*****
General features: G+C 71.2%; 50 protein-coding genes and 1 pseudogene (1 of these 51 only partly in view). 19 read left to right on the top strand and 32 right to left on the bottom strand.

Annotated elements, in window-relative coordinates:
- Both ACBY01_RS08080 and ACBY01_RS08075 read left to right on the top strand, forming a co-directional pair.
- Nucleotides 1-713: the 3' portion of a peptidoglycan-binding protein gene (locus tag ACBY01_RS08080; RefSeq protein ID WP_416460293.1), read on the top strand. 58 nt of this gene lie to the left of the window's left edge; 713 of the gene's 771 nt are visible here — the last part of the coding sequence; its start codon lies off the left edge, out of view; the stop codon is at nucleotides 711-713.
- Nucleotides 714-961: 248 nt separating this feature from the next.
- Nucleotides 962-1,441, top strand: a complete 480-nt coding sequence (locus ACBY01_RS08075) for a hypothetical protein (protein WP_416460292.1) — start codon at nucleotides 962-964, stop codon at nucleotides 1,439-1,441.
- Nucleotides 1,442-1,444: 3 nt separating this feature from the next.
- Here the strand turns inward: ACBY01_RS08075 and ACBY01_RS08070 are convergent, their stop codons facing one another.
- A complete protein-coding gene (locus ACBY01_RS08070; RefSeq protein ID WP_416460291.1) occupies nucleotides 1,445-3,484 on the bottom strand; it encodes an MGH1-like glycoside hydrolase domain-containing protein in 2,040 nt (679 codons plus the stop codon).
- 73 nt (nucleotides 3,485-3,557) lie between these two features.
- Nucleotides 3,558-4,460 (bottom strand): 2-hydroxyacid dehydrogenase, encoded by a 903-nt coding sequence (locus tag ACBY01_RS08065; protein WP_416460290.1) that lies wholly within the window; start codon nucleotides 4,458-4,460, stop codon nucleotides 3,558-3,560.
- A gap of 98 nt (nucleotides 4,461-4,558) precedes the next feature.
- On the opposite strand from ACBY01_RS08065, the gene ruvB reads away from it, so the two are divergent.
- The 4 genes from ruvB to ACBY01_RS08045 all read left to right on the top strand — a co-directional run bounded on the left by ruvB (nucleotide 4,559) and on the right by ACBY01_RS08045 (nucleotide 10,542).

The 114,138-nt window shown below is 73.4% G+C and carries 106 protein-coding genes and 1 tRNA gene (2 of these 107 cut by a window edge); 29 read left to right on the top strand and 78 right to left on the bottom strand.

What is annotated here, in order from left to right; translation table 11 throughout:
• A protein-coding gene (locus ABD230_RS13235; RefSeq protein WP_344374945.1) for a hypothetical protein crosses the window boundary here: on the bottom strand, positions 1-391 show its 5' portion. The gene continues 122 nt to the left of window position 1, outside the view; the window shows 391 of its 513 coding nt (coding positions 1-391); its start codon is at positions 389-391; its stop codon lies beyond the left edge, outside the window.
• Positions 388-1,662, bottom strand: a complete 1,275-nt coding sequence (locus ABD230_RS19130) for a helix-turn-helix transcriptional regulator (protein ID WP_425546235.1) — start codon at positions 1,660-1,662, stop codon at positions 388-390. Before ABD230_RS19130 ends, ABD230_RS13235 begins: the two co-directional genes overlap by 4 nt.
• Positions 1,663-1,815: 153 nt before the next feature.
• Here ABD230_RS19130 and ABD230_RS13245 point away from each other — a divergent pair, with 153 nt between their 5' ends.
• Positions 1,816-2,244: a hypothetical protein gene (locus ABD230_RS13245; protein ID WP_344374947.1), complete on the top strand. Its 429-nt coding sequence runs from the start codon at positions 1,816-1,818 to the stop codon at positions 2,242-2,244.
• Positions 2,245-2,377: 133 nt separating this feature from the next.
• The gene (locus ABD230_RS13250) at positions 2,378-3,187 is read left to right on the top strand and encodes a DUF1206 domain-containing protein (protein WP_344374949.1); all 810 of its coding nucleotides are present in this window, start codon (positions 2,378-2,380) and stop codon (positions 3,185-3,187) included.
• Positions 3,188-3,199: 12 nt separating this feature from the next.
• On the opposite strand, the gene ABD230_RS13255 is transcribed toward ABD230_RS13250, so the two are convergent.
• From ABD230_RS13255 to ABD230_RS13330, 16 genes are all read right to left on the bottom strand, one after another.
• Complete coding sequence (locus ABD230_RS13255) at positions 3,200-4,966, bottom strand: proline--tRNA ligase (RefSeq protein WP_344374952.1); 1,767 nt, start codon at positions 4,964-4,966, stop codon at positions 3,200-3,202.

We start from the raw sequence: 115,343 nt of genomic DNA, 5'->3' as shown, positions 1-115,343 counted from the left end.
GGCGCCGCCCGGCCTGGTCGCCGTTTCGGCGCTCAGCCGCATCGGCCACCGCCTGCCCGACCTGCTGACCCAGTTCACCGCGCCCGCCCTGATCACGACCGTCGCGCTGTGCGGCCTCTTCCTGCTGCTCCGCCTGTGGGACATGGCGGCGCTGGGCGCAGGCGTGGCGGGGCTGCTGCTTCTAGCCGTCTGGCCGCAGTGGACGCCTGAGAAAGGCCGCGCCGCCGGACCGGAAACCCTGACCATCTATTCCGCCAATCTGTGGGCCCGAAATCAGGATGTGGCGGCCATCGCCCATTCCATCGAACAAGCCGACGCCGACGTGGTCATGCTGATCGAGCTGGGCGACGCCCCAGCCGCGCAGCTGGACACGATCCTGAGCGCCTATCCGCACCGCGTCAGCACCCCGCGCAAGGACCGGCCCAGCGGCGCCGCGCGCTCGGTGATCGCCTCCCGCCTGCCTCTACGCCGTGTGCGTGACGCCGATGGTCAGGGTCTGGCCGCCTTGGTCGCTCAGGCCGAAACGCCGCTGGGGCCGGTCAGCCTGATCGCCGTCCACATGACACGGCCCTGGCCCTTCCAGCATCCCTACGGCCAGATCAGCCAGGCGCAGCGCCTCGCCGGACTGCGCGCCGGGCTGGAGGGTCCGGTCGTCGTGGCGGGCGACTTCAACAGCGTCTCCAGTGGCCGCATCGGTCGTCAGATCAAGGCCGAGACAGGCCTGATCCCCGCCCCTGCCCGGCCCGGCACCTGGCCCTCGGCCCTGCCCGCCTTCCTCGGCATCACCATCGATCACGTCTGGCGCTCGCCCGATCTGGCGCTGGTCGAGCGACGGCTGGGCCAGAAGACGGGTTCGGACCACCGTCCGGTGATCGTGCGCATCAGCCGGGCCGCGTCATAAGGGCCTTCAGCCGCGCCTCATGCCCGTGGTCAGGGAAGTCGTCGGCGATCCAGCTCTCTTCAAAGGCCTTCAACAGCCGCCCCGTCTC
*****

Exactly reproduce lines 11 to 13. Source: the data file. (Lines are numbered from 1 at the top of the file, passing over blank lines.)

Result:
- Nucleotides 3,558-4,460 (bottom strand): 2-hydroxyacid dehydrogenase, encoded by a 903-nt coding sequence (locus tag ACBY01_RS08065; protein WP_416460290.1) that lies wholly within the window; start codon nucleotides 4,458-4,460, stop codon nucleotides 3,558-3,560.
- A gap of 98 nt (nucleotides 4,461-4,558) precedes the next feature.
- On the opposite strand from ACBY01_RS08065, the gene ruvB reads away from it, so the two are divergent.